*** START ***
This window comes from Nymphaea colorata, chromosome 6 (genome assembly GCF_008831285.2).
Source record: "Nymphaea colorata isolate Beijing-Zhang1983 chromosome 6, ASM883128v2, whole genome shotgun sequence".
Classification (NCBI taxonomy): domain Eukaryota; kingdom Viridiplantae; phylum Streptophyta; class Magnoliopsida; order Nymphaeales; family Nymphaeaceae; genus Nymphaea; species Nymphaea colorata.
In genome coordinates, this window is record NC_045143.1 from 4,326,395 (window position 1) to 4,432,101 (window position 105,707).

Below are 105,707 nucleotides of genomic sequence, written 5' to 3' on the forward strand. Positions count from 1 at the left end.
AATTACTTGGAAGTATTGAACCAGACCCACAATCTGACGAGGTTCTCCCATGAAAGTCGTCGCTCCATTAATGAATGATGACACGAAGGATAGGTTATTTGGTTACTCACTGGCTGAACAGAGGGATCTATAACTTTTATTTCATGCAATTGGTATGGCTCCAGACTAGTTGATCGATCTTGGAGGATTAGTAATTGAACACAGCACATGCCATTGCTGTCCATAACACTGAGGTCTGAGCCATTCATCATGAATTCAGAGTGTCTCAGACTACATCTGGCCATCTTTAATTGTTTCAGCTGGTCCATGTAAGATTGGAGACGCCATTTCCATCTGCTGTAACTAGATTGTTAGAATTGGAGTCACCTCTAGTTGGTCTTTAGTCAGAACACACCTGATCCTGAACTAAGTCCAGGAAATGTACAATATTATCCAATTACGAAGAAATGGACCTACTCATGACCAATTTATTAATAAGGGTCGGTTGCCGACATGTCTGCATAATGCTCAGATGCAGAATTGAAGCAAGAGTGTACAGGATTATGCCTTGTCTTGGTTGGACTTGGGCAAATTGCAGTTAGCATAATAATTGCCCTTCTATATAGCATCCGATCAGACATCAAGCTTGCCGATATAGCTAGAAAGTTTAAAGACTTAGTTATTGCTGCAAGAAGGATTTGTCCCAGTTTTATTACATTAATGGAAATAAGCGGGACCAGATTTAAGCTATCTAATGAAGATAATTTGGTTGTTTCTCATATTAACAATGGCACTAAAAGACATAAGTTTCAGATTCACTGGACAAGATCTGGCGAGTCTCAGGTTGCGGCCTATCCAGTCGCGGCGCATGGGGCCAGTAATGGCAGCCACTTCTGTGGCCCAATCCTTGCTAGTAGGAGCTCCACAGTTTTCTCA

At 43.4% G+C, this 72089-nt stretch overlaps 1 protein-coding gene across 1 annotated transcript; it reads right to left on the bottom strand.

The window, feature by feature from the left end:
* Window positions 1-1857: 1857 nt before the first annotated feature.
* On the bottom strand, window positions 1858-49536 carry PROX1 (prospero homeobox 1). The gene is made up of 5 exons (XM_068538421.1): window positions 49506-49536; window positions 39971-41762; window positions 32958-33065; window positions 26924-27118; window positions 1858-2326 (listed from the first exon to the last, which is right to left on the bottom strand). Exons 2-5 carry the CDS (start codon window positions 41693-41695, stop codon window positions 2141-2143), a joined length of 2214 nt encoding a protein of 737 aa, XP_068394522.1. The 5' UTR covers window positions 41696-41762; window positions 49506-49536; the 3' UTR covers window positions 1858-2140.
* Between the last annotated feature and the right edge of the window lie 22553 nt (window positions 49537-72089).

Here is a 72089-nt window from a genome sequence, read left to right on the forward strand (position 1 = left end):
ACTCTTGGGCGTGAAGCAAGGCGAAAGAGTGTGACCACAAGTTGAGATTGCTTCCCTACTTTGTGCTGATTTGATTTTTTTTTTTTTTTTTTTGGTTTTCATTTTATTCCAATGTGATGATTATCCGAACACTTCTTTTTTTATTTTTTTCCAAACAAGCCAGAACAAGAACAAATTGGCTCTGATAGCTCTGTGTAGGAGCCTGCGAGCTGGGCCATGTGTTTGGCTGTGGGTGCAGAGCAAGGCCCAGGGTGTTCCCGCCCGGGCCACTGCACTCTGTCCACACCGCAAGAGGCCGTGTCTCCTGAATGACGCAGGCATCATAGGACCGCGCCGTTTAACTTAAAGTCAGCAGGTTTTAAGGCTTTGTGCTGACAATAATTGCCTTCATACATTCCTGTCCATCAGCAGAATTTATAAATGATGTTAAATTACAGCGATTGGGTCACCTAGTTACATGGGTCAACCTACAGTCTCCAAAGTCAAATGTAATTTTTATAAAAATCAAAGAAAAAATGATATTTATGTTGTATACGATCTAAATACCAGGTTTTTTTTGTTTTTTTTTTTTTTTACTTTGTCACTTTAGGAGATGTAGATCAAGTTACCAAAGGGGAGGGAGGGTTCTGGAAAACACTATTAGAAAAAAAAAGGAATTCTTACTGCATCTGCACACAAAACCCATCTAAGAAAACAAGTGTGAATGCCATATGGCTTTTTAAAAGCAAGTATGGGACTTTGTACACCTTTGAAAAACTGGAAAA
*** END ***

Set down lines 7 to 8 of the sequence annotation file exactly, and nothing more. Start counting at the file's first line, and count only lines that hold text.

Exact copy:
At 43.4% G+C, this 72089-nt stretch overlaps 1 protein-coding gene across 1 annotated transcript; it reads right to left on the bottom strand.

The window, feature by feature from the left end: